You do you, the health and fitness edition

I’ve been thinking a lot about giving people advice and sharing the knowledge I’ve gained about health and fitness. There’s a very fine line between sharing information and giving unsolicited advice, which is worrisome for me. I don’t want to become one of those annoying people who tells people how they should manage their own body.

In the grand scheme of things, I don’t care what you do with your body and I’m not going to police your decisions or actions relating to your body. I think Emmily Bristol put it best in a post she wrote about body shaming last year (for the record, it’s a very interesting and thought-provoking piece – worth the long read):

In all honesty, I give zero fucks what anyone else does as far as exercising, dieting, nutrition, whathaveyou. That’s your business. And whatever you do has absolutely no effect on me as a person. What you have for lunch or how you spend your time is just that — yours.

This doesn’t mean that I won’t express my opinion, but I will try to respect other people’s decisions. As an example, a friend once mentioned that she wanted to try juicing. I tried to balance my opinion, support for her ability to make her own choices and being respectful:

For the record, there’s not a lot of good science behind juicing and most certified nutritionists will tell you just to eat the food you’re juicing so that you get the nutrients and the fiber. That said, you gotta do you. I know a few people who love juicing because they love smoothies and such, so they use it to supplement.

For her, it came down to her disliking most veggies and wanting to find an alternative that would work for her. She knows her limits and needs, and she’s exploring options to help increase her over all health. Am I going to start bombarding her with information or options for increasing veggie intake? No. She didn’t ask me to, so I’m going to let her do her own thing. Just because I’m not a supporter of the juicing industry and would rather just eat the fruits and veggies doesn’t mean that she doesn’t have a right to find options that work for her. And, just because juicing is a popular fad doesn’t mean that she hasn’t done enough research to know what benefits juicing may or may not have.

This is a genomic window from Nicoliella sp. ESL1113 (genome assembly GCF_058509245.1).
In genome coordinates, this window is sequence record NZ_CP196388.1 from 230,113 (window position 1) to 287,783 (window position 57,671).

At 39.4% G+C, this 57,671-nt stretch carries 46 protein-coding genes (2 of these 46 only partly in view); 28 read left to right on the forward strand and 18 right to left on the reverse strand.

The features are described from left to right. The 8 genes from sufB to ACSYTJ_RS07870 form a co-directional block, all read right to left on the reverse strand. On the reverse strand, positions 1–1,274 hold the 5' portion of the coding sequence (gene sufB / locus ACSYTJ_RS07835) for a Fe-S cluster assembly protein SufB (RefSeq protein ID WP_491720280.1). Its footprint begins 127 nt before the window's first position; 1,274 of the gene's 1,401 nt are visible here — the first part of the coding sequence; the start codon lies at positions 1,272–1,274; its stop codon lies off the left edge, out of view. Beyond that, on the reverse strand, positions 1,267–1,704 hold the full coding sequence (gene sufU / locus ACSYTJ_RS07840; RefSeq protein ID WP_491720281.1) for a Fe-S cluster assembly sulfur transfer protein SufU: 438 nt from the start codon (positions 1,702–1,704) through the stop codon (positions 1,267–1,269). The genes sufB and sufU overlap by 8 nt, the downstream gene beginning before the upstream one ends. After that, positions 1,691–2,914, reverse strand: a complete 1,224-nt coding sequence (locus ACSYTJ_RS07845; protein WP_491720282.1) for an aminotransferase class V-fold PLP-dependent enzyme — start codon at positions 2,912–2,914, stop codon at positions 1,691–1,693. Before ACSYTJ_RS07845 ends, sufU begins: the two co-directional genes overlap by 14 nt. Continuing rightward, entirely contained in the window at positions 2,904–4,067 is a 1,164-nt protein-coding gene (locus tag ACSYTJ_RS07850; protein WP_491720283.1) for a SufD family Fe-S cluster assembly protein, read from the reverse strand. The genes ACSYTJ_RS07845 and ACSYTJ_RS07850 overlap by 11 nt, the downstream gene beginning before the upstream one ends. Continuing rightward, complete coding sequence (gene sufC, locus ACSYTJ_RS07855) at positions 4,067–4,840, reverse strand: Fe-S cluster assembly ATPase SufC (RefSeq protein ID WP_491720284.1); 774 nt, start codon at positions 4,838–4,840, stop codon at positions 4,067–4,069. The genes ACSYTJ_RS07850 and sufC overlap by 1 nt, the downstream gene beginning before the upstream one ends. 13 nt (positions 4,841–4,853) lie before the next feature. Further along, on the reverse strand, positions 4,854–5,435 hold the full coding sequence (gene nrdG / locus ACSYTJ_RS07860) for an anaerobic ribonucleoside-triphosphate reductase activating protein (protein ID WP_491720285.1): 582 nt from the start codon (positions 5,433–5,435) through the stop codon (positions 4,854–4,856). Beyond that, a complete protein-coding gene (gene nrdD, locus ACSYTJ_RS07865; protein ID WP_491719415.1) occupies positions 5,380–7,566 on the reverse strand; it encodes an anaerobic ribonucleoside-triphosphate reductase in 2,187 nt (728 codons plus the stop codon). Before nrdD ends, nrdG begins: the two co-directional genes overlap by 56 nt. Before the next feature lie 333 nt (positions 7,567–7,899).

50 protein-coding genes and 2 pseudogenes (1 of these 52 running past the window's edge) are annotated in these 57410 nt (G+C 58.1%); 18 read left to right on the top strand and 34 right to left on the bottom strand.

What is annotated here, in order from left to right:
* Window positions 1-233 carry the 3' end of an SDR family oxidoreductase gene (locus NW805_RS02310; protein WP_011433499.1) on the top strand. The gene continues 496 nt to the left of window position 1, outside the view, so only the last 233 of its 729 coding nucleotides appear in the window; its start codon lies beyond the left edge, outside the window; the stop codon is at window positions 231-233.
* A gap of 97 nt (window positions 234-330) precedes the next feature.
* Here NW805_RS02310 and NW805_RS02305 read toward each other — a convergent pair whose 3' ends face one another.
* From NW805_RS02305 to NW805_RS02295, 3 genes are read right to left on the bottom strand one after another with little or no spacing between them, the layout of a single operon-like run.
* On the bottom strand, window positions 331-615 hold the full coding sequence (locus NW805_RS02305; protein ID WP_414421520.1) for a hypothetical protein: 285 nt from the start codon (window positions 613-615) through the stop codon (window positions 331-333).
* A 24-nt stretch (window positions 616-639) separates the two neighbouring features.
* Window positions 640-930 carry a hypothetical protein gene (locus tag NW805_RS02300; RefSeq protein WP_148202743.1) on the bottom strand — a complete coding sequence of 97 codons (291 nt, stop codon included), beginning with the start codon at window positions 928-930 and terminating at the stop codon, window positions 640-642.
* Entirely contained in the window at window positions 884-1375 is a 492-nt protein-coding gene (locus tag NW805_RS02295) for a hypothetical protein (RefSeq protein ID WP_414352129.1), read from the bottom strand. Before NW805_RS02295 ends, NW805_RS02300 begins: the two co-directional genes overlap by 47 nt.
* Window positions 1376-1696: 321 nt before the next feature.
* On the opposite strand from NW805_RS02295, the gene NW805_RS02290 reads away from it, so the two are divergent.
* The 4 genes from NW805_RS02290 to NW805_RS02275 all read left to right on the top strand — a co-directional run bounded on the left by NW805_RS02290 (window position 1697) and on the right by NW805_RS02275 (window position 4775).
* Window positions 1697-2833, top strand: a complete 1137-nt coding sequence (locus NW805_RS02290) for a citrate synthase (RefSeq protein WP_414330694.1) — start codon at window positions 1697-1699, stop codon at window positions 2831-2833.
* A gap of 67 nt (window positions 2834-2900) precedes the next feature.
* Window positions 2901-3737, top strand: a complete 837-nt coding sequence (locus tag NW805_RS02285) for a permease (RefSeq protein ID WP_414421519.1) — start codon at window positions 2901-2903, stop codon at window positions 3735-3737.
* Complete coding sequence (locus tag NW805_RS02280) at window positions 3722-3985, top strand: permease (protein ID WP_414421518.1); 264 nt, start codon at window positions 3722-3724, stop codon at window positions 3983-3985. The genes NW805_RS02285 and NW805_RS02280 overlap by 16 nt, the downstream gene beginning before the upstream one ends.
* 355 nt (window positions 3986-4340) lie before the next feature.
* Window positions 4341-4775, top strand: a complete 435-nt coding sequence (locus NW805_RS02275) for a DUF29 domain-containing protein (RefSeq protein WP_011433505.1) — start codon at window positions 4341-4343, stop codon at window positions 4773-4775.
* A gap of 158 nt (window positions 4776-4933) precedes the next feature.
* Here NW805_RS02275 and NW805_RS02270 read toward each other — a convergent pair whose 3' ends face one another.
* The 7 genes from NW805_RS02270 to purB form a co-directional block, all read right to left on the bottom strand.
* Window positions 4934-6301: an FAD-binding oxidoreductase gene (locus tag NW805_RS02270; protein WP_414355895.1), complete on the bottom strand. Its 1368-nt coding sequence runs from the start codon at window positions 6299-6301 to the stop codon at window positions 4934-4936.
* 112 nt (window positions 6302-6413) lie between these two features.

Ditto for all the people I know who use Weight Watchers. Because I care about their well being, I will mention that some nutrition/obesity experts disagree with some of the tools and methods WW uses, but I’m not going to stop them. If they want to know more, I will tell them, but if WW is working for them, I will be supportive.

Where does this all come from? Two things:

  • Basic politeness.
  • I’ve been there.

I have had my fair share of friends and relatives trying to encourage me to do something that they think is in my best interest. I’ve had people try to push me, shame me, and even bribe me into a healthier lifestyle. Did it help? No. It just left me feeling like a failure that they’d never love or respect because I couldn’t stick to their program/ideas. All I ever needed was for someone to listen and try to help me find out why I was over eating (loneliness, boredom, etc.) or why what I was trying wasn’t working for me. The people who helped the most were the people who shared information and advice, but still respected my opinions and personal limitations (real or imagined). To this day (at nearly forty), I dread the idea of running into certain people because I expect them to start making comments about my weight and making assumptions about what I must be doing wrong. And, I don’t want to be that person.

Yes, I’ve learned a lot and will continue to learn more as I pick through information online and in books. No, I’m not an expert in the field, but I understand that science is dynamic and I practice critical thinking. This is why I share and why I try to share in a way that’s not too preachy. There’s so much misinformation out there and even more bad ideas based on what appears to be, but isn’t, science and research. I may be one tiny voice that only a handful of people hear, but if I’m helping even one person, that’s enough for me.



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